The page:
The Power Of White’s Pawn On e6

A position came up during a session with a young student in which I wanted to illustrate to him the power of gambits, because he has a materialist bent and likes to snatch Pawns.

While showing him a gambit, we happened to reach one of those positions in which Black has a Pawn on d5 and White has a Pawn on e5, but Black’s light-squared Bishop is no longer covering e6, and therefore White has the opportunity to push the Pawn all the way to e6. The point is that Black’s dark-squared Bishop is shut in and therefore White can work to develop quickly and launch an attack with, in essence, an extra piece.

I first saw this theme in my youth in the famous game Spielmann-Landau, 1933. It has popped up again and again (often in the Caro-Kann) and I was pleased that the theme came up spontaneously in an even easier context for him to understand.

My little demo

We were just knocking around pieces when I was showing him gambits when an opportunity to get a Pawn to e6, even without a sacrifice, turned up. I had him play Black while I knocked out moves as White: not necessarily the best moves at all, but moves that I felt would illustrate certain themes well for his level of play:

  • The cramping power of the Pawn on e6.
  • The value of quick development even at the cost of a further sacrifice.
  • A final sacrifice to break through for mate.

Just as the games of Paul Morphy and Adolf Anderssen were instructional and inspirational to me when I was young, I thought an improvisational creation together of something in their spirit would intrigue him and stick in his mind. I made sure to point out that in this game, he might as well not have had the King Bishop and King Rook on the board.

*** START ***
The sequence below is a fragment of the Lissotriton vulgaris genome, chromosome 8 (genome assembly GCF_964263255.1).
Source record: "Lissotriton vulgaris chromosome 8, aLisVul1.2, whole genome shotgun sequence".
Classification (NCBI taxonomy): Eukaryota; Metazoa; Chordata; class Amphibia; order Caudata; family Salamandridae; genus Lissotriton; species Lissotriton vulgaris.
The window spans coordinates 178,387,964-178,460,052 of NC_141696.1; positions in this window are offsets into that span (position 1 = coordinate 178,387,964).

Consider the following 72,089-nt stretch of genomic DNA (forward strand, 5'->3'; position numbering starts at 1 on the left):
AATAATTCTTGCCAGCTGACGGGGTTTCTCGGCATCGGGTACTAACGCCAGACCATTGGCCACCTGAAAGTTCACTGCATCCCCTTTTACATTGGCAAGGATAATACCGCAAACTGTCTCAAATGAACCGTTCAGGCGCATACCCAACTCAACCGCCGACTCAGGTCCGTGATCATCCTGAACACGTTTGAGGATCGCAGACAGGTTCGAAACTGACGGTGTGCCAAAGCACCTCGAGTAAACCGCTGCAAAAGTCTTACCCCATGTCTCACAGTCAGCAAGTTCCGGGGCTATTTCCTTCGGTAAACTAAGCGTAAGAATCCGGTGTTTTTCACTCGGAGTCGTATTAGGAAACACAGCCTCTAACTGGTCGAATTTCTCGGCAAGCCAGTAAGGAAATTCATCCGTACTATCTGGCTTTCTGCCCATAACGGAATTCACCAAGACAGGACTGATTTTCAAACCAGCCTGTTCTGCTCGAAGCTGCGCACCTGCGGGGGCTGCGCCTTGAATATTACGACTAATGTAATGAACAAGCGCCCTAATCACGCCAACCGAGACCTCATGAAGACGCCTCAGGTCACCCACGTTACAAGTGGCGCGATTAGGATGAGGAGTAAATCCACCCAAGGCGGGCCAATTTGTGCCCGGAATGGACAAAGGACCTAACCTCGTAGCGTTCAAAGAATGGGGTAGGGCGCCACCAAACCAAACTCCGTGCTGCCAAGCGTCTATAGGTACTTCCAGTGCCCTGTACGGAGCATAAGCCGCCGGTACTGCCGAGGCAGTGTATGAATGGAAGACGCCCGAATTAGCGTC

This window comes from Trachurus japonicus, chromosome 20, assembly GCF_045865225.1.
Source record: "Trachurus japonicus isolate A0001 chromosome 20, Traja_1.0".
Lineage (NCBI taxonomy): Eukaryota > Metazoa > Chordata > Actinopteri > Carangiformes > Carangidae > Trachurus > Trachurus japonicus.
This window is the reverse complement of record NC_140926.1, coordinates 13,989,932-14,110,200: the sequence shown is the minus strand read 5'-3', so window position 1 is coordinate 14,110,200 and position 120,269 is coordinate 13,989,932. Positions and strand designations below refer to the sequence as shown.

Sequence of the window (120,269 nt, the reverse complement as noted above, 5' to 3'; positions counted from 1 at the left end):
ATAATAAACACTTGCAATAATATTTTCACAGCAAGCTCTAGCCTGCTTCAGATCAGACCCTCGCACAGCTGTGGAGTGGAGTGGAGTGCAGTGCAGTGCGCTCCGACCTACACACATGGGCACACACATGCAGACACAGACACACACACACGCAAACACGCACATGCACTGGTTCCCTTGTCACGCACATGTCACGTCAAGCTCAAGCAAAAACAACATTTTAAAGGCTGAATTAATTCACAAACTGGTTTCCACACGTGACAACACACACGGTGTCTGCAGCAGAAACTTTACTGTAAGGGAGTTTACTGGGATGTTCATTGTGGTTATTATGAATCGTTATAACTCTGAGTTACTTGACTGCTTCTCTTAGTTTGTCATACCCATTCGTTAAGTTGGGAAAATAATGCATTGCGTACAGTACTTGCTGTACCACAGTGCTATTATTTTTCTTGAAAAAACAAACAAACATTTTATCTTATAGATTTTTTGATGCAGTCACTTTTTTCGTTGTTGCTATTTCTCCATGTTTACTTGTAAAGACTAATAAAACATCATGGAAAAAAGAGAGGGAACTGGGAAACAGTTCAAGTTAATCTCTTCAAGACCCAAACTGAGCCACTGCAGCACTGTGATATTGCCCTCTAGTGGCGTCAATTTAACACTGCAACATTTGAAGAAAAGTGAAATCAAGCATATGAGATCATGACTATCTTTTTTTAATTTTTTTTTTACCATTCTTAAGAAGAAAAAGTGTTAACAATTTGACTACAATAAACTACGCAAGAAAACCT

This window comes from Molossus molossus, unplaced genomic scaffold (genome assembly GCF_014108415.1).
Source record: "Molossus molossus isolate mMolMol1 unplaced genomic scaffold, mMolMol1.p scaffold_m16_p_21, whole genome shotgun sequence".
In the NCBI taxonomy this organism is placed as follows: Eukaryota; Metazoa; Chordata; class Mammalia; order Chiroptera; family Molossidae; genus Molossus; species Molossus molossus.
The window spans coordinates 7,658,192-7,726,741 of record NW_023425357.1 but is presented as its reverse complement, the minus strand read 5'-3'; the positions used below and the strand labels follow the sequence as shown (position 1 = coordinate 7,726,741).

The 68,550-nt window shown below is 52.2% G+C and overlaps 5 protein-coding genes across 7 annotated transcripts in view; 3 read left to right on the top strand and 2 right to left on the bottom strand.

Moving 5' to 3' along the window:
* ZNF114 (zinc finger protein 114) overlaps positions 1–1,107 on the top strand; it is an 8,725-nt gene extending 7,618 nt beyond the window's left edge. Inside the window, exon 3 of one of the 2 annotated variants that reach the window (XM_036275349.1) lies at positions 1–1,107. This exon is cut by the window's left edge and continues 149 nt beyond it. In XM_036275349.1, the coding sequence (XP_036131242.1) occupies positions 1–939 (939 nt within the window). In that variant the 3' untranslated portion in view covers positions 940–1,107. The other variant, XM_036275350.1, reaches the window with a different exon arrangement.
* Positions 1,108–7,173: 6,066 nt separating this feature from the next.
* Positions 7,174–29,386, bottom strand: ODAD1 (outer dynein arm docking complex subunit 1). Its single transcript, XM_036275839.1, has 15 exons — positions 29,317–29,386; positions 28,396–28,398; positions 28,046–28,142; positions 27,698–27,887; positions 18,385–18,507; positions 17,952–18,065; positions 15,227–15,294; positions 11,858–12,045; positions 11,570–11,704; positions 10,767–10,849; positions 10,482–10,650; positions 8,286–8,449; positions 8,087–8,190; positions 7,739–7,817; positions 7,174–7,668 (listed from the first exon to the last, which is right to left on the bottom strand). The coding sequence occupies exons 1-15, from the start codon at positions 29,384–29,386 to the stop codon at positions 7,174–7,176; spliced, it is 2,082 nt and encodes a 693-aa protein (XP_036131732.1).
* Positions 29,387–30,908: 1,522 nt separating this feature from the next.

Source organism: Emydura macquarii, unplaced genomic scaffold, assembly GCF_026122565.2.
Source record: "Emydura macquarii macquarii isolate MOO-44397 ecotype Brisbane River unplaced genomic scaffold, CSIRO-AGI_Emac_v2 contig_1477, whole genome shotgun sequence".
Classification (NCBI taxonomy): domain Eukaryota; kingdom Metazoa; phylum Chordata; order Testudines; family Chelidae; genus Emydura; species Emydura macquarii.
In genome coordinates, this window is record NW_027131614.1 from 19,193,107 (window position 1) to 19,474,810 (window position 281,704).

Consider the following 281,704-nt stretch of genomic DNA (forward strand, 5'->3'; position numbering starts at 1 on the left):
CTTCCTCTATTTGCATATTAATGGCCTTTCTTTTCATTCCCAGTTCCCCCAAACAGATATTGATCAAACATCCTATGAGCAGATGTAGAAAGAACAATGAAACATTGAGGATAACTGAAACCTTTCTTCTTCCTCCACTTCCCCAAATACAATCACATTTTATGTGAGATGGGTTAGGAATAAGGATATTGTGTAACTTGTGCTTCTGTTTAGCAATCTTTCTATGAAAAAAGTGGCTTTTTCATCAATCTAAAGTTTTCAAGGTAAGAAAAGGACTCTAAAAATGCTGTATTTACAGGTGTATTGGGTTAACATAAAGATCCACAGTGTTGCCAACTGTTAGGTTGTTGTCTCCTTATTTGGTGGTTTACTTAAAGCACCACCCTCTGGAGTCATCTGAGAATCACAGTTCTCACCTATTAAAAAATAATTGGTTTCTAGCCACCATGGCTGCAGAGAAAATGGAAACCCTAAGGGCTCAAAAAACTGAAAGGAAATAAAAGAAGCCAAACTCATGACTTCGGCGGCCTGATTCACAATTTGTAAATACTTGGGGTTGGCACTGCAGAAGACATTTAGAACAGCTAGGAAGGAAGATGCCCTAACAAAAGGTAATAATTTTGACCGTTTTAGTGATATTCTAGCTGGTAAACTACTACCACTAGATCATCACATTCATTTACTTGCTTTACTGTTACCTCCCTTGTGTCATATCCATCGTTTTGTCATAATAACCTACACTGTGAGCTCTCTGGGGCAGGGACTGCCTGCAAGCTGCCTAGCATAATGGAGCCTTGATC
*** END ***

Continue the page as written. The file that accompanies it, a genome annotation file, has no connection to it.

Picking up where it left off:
The Spielmann-Landau 1933 game

Franklin Chen


Author: Franklin Chen

Franklin Chen is a United States Chess Federation National Master. Outside his work as a software developer, he also teaches chess and is a member of the Pittsburgh Chess Club in Pennsylvania, USA. He began playing in chess tournaments at age 10 when his father started playing in them himself but retired after five years, taking two decades off until returning to chess as an adult at age 35 in order to continue improving where he left off. He won his first adult chess tournaments including the 2006 PA State Game/29 and Action Chess Championships, and finally achieved the US National Master title at age 45. He is dedicated to the process of continual improvement, and is fascinated by the practical psychology and philosophy of human competition and personal self-mastery. Franklin has a blog about software development, The Conscientious Programmer and a personal blog where he writes about everything else, including his recent journey as an adult improver in playing music.